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Friday the 13th, Part 3 (1982)
Friday the 13th Part III is the third film in the Friday the 13th series. Released in 1982, it was the first film in the series to feature Jason Voorhees wearing the hockey mask that has become his prominent trademark. Friday the 13th Part III was released theatrically in 3-D, and is notable as the first Paramount Pictures film produced in 3-D since 1954. Much like its sequel Friday the 13th: The Final Chapter, this film was intended to end the series. Unlike its sequel and the later film, Jason Goes to Hell: The Final Friday, this film did not include a moniker in its title to indicate as such. Picking up one day after the events of Friday the 13th Part 2, the horribly deformed mass murderer Jason Voorhees has survived his attack at the hands of Paul Holt and Ginny Field and has migrated to a store where he steals new clothes. He then murders the store owners, Harold Hockett with a meat cleaver slammed into his chest, and his wife, Edna Hockett with one of her own knitting needles through the back of her head, before moving on to a nearby lake front property named Higgins Haven.
Two years, two monster hits. Paramount had taken a little known terror title called Friday the 13th and molded it into a solid cinematic juggernaut. Introducing the now infamous character of undead maniac Jason Voorhees to a generation of movie macabre obsessives, the studio saw nothing but dollar signs ahead. But the MPAA was coming down hard on horror films and an always excitable society was drinking the pro-censorship Kool-Aid. Sensing it might be time to get out, they conceived the third Friday the 13th film as the final one. And just to spice things up a bit, they decided to make it in 3D.
It's the day after the events of the second film. Jason Voorhees is still on the loose, killing the innocent citizens of Crystal Lake at random. It's at this very moment that psychologically unstable Chris (Dana Kimmell) decides to return to the locale to revisit some demons from her past. She brings along a group of her pals, including horndog lovers Andy (Jeffrey Rogers) and Debbie (Tracy Savage), a pair of perpetually stoned sidekicks, and faltering fifth wheel Shelley (Larry Zerner). Already waiting for her at the family cabin is local boy Rick (Paul Kratka)... and of course, Jason. Seems the masked killer has a score to settle with the young lady. Sadly it looks like everyone involved in this glorified getaway weekend will be paying the price.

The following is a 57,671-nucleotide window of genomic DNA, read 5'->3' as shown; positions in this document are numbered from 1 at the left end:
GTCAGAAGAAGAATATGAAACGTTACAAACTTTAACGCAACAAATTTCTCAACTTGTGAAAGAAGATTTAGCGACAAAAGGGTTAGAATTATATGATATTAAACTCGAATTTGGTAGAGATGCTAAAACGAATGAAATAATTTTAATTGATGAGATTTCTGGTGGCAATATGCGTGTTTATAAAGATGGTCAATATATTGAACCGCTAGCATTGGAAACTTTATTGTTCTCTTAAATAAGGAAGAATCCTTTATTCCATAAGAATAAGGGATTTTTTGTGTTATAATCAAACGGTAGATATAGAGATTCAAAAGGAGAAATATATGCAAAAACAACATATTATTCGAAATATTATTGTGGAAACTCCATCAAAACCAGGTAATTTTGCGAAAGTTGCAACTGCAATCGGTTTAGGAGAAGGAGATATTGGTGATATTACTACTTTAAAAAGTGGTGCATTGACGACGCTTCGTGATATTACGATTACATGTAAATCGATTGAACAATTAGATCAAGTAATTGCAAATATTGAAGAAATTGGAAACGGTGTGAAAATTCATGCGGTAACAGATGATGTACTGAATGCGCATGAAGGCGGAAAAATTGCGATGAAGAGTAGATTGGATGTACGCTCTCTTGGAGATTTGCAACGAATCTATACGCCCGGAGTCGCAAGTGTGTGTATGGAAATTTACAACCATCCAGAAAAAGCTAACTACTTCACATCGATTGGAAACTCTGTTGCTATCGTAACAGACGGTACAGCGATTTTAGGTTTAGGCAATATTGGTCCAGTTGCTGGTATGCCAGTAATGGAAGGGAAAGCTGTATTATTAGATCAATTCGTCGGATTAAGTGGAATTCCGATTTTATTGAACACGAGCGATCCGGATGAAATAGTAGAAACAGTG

There are actually elements outside the film that make Part 3 significant. This is the movie where Jason gets his hockey mask. Shelley, while more or less repelling every female within 15 blocks with his desperately needy self-deprecation, at least had the good sense to bring some athletic equipment with him. The mask definitely made one facially mutilated murderer more than happy. Similarly, Part 3 has some of the series' best kills. One character gets cut in half from groin to torso, while another takes a long distance spear gun shot to the eyeball. Director Steve Miner, returning from Part 2 for another go-round in the director's chair, seems to have polished up his act a little. Aside from the obvious attempts at audience "gotcha" (including gratuitous weapon handles headed toward the lens), he builds a nice level of tension between slice-ups.
Even the cast appears uniformly good, their typical '80s artifice falling directly into each character's disposability. While the addition of a supposed bad-ass biker gang is more laughable than terrifying, the rest of the film feels solid. Jason even learns to lean on his proposed immortality to generate a decent last act shock. And since the stunt gave the threequel unparalleled box office success (almost besting the original), Paramount put the kibosh on anything remotely "final."